The doctrine was not ratified by any congressional legislation; it did not obtain a place in international law, and the term Monroe Doctrine did not come into general circulation until the 1850s. Yet the doctrine became important in American policy, particularly when President Polk reasserted its ideas in 1845 and 1848 with respect to British claims in Oregon, British and French intrigues to prevent the U.S. annexation of Texas, and the aspirations of European nations in Yucatán.
The strained relations with Great Britain concerning its sovereignty over several areas in Central America in the 1850s renewed U.S. interest in the doctrine; Great Britain specifically denied its validity. During the Civil War, the doctrine was invoked unsuccessfully after Spain's reacquisition of the Dominican Republic (formerly Santo Domingo). It was also used, somewhat more effectively, to bring pressure on the French government to withdraw support from Maximilian, who had established an empire in Mexico under French auspices.
Under President Grant and his successors the doctrine was expanded. The principle that no territory in the Western Hemisphere could be transferred from one European power to another became part of the Monroe Doctrine. As U.S. imperialistic tendencies grew, the Monroe Doctrine came to be associated not only with the exclusion of European (now extended to mean all non-American) powers from the Americas, but also with the possible extension of U.S. hegemony in the area. This condition explains why the Monroe Doctrine, although it was not formally used to justify American intervention, was viewed with suspicion and dislike by Latin American nations.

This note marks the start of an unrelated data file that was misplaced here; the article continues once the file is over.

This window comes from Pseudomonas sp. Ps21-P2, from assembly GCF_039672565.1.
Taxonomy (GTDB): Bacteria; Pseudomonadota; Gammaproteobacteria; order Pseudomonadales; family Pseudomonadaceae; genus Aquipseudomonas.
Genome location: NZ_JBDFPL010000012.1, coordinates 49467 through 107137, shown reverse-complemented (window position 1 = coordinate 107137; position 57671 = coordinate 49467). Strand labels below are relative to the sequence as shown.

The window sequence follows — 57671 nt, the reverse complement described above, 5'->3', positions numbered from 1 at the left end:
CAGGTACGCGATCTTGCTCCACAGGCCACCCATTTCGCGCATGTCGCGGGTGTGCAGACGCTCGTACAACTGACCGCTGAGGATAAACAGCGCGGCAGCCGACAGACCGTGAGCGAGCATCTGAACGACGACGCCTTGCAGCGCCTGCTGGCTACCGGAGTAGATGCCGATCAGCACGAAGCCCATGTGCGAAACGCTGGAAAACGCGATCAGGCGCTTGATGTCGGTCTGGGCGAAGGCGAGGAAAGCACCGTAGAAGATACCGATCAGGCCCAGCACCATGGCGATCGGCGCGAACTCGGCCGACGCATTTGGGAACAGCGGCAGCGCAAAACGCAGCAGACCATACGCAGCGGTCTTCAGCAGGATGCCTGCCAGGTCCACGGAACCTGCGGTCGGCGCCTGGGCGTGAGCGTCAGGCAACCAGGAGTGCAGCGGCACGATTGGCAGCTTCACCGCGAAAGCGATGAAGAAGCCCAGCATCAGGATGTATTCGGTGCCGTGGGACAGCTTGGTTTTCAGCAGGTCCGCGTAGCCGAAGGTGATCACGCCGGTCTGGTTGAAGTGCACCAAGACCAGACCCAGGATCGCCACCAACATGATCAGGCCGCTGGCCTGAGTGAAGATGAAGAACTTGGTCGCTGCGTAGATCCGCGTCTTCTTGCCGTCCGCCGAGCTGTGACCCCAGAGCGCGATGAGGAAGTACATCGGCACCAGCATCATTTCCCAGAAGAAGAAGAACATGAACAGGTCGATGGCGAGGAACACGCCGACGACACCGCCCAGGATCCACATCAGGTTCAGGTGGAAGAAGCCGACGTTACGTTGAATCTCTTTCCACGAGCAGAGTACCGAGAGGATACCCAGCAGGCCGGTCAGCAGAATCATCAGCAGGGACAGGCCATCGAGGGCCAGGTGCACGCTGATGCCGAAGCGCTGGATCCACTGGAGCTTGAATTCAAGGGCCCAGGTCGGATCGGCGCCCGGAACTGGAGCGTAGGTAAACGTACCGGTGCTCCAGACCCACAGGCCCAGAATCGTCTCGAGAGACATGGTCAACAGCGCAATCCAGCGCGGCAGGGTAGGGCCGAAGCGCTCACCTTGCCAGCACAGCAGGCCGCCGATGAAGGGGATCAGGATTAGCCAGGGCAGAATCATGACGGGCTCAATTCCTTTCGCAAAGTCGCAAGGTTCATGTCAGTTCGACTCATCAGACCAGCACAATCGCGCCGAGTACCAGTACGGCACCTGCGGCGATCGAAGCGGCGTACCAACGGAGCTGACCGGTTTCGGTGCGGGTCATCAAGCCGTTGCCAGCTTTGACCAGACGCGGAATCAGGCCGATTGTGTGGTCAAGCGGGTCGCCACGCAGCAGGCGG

In 1895, President Cleveland, in a new extension of the Monroe Doctrine, demanded that Great Britain submit to arbitration a boundary dispute between British Guiana (now Guyana) and Venezuela (see Venezuela Boundary Dispute). Following the Venezuela Claims question, Theodore Roosevelt expounded (1904) what came to be known as the Roosevelt corollary to the Monroe Doctrine; he stated that continued misconduct or disturbance in a Latin American country might force the United States to intervene in order to prevent European intervention. This frankly imperialistic interpretation met much resistance in Latin America but was used extensively during the administrations of Presidents Taft and Wilson to justify intervention in the Caribbean area.
The Monroe Doctrine was so deeply embedded in U.S. foreign policy by the end of World War I that Woodrow Wilson asked for a special exception for it in the Covenant of the League of Nations in 1919. By the end of the next decade the doctrine had become much less important, and its imperialistic aspects were being played down in an effort to foster better relations with Latin America. In the Clark memorandum of Dec., 1928, the U.S. State Department repudiated the Roosevelt corollary.
Under President Franklin Delano Roosevelt, the doctrine was redefined as a multilateral undertaking to be applied by all the nations of the hemisphere acting together, and emphasis was placed on Pan-Americanism. Nevertheless, in the 1950s and 60s the specter of unilateral intervention in Latin America was again raised, especially by the involvement of the United States with developments in Guatemala, Cuba, and the Dominican Republic. For the most part, however, the United States has continued to support hemispheric cooperation within the framework of the Organization of American States.
The Columbia Electronic Encyclopedia, 6th ed. Copyright © 2012, Columbia University Press. All rights reserved.